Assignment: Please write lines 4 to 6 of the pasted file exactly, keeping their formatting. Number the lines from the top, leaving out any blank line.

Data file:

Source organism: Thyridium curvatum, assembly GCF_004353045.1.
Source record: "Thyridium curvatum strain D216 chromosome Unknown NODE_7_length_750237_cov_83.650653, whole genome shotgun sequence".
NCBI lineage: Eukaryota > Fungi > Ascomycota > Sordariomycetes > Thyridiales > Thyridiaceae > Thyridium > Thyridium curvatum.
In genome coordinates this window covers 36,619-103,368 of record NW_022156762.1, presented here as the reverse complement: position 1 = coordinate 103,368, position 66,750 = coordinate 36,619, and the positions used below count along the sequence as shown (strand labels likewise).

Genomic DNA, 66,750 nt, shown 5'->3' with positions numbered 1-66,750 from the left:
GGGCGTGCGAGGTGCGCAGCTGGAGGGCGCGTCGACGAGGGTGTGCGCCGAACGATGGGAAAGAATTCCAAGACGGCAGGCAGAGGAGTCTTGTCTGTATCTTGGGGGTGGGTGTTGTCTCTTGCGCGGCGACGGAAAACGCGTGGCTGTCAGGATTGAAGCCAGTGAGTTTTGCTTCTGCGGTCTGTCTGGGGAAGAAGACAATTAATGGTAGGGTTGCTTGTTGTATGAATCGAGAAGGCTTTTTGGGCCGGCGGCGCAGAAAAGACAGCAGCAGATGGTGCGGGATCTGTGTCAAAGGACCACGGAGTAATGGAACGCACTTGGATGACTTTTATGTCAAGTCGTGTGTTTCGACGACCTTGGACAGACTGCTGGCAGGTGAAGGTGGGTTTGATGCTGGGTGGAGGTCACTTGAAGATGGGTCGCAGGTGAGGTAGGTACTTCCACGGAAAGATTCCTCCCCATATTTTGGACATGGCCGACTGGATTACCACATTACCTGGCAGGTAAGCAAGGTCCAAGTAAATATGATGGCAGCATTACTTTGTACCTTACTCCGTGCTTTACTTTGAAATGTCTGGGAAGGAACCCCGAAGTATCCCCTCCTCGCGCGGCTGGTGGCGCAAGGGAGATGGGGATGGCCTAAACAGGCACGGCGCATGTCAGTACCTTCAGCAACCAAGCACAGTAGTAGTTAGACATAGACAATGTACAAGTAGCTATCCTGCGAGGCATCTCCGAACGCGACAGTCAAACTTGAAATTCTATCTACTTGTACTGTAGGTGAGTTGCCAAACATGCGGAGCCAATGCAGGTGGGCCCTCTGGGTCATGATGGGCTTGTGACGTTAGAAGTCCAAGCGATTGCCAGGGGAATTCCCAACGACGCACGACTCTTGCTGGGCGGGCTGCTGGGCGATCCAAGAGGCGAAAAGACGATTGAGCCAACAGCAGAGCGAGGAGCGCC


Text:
In genome coordinates this window covers 36,619-103,368 of record NW_022156762.1, presented here as the reverse complement: position 1 = coordinate 103,368, position 66,750 = coordinate 36,619, and the positions used below count along the sequence as shown (strand labels likewise).

Genomic DNA, 66,750 nt, shown 5'->3' with positions numbered 1-66,750 from the left:
GGGCGTGCGAGGTGCGCAGCTGGAGGGCGCGTCGACGAGGGTGTGCGCCGAACGATGGGAAAGAATTCCAAGACGGCAGGCAGAGGAGTCTTGTCTGTATCTTGGGGGTGGGTGTTGTCTCTTGCGCGGCGACGGAAAACGCGTGGCTGTCAGGATTGAAGCCAGTGAGTTTTGCTTCTGCGGTCTGTCTGGGGAAGAAGACAATTAATGGTAGGGTTGCTTGTTGTATGAATCGAGAAGGCTTTTTGGGCCGGCGGCGCAGAAAAGACAGCAGCAGATGGTGCGGGATCTGTGTCAAAGGACCACGGAGTAATGGAACGCACTTGGATGACTTTTATGTCAAGTCGTGTGTTTCGACGACCTTGGACAGACTGCTGGCAGGTGAAGGTGGGTTTGATGCTGGGTGGAGGTCACTTGAAGATGGGTCGCAGGTGAGGTAGGTACTTCCACGGAAAGATTCCTCCCCATATTTTGGACATGGCCGACTGGATTACCACATTACCTGGCAGGTAAGCAAGGTCCAAGTAAATATGATGGCAGCATTACTTTGTACCTTACTCCGTGCTTTACTTTGAAATGTCTGGGAAGGAACCCCGAAGTATCCCCTCCTCGCGCGGCTGGTGGCGCAAGGGAGATGGGGATGGCCTAAACAGGCACGGCGCATGTCAGTACCTTCAGCAACCAAGCACAGTAGTAGTTAGACATAGACAATGTACAAGTAGCTATCCTGCGAGGCATCTCCGAACGCGACAGTCAAACTTGAAATTCTATCTACTTGTACTGTAGGTGAGTTGCCAAACATGCGGAGCCAATGCAGGTGGGCCCTCTGGGTCATGATGGGCTTGTGACGTTAGAAGTCCAAGCGATTGCCAGGGGAATTCCCAACGACGCACGACTCTTGCTGGGCGGGCTGCTGGGCGATCCAAGAGGCGAAAAGACGATTGAGCCAACAGCAGAGCGAGGAGCGCC